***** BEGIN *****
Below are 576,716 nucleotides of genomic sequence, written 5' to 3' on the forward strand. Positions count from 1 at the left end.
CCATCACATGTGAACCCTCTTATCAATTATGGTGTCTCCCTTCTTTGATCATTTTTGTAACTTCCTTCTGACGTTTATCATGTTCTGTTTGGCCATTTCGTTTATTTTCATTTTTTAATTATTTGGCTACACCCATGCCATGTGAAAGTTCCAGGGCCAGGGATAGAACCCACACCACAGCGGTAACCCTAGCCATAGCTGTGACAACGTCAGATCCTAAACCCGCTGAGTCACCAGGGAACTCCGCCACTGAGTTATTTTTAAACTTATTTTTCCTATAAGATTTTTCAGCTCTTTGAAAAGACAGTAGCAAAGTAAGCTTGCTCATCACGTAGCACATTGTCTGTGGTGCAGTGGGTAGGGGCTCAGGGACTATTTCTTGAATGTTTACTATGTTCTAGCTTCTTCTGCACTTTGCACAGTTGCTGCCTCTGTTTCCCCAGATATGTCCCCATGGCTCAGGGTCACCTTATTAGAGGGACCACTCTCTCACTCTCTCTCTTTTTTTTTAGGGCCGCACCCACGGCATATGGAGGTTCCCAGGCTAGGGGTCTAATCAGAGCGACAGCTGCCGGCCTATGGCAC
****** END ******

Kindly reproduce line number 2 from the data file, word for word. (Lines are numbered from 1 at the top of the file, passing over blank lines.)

CCATCACATGTGAACCCTCTTATCAATTATGGTGTCTCCCTTCTTTGATCATTTTTGTAACTTCCTTCTGACGTTTATCATGTTCTGTTTGGCCATTTCGTTTATTTTCATTTTTTAATTATTTGGCTACACCCATGCCATGTGAAAGTTCCAGGGCCAGGGATAGAACCCACACCACAGCGGTAACCCTAGCCATAGCTGTGACAACGTCAGATCCTAAACCCGCTGAGTCACCAGGGAACTCCGCCACTGAGTTATTTTTAAACTTATTTTTCCTATAAGATTTTTCAGCTCTTTGAAAAGACAGTAGCAAAGTAAGCTTGCTCATCACGTAGCACATTGTCTGTGGTGCAGTGGGTAGGGGCTCAGGGACTATTTCTTGAATGTTTACTATGTTCTAGCTTCTTCTGCACTTTGCACAGTTGCTGCCTCTGTTTCCCCAGATATGTCCCCATGGCTCAGGGTCACCTTATTAGAGGGACCACTCTCTCACTCTCTCTCTTTTTTTTTAGGGCCGCACCCACGGCATATGGAGGTTCCCAGGCTAGGGGTCTAATCAGAGCGACAGCTGCCGGCCTATGGCAC